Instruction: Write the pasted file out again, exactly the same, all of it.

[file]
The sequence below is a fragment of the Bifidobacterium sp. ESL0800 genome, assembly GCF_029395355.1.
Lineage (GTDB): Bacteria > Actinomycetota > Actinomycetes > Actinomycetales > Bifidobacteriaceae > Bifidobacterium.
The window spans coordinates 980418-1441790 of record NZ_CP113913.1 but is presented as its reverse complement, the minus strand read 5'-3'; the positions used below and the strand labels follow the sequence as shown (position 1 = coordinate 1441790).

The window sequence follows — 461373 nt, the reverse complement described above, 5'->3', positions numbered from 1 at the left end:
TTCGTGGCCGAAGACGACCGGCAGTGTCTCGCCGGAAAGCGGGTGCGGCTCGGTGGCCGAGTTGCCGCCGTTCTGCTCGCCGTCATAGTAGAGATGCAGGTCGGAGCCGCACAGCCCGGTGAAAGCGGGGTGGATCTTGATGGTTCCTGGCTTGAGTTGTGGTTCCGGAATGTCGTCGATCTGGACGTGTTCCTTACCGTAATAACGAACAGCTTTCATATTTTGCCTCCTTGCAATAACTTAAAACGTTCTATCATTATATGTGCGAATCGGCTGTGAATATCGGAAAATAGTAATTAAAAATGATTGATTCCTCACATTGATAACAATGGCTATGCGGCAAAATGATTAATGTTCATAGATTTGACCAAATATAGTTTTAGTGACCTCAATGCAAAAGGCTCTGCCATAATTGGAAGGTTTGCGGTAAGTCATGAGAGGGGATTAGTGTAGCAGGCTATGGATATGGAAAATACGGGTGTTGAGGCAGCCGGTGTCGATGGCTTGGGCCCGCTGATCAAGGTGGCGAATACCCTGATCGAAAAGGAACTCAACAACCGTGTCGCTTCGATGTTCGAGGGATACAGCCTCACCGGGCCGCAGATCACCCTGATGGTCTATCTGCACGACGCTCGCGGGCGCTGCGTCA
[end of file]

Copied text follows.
The sequence below is a fragment of the Bifidobacterium sp. ESL0800 genome, assembly GCF_029395355.1.
Lineage (GTDB): Bacteria > Actinomycetota > Actinomycetes > Actinomycetales > Bifidobacteriaceae > Bifidobacterium.
The window spans coordinates 980418-1441790 of record NZ_CP113913.1 but is presented as its reverse complement, the minus strand read 5'-3'; the positions used below and the strand labels follow the sequence as shown (position 1 = coordinate 1441790).

The window sequence follows — 461373 nt, the reverse complement described above, 5'->3', positions numbered from 1 at the left end:
TTCGTGGCCGAAGACGACCGGCAGTGTCTCGCCGGAAAGCGGGTGCGGCTCGGTGGCCGAGTTGCCGCCGTTCTGCTCGCCGTCATAGTAGAGATGCAGGTCGGAGCCGCACAGCCCGGTGAAAGCGGGGTGGATCTTGATGGTTCCTGGCTTGAGTTGTGGTTCCGGAATGTCGTCGATCTGGACGTGTTCCTTACCGTAATAACGAACAGCTTTCATATTTTGCCTCCTTGCAATAACTTAAAACGTTCTATCATTATATGTGCGAATCGGCTGTGAATATCGGAAAATAGTAATTAAAAATGATTGATTCCTCACATTGATAACAATGGCTATGCGGCAAAATGATTAATGTTCATAGATTTGACCAAATATAGTTTTAGTGACCTCAATGCAAAAGGCTCTGCCATAATTGGAAGGTTTGCGGTAAGTCATGAGAGGGGATTAGTGTAGCAGGCTATGGATATGGAAAATACGGGTGTTGAGGCAGCCGGTGTCGATGGCTTGGGCCCGCTGATCAAGGTGGCGAATACCCTGATCGAAAAGGAACTCAACAACCGTGTCGCTTCGATGTTCGAGGGATACAGCCTCACCGGGCCGCAGATCACCCTGATGGTCTATCTGCACGACGCTCGCGGGCGCTGCGTCA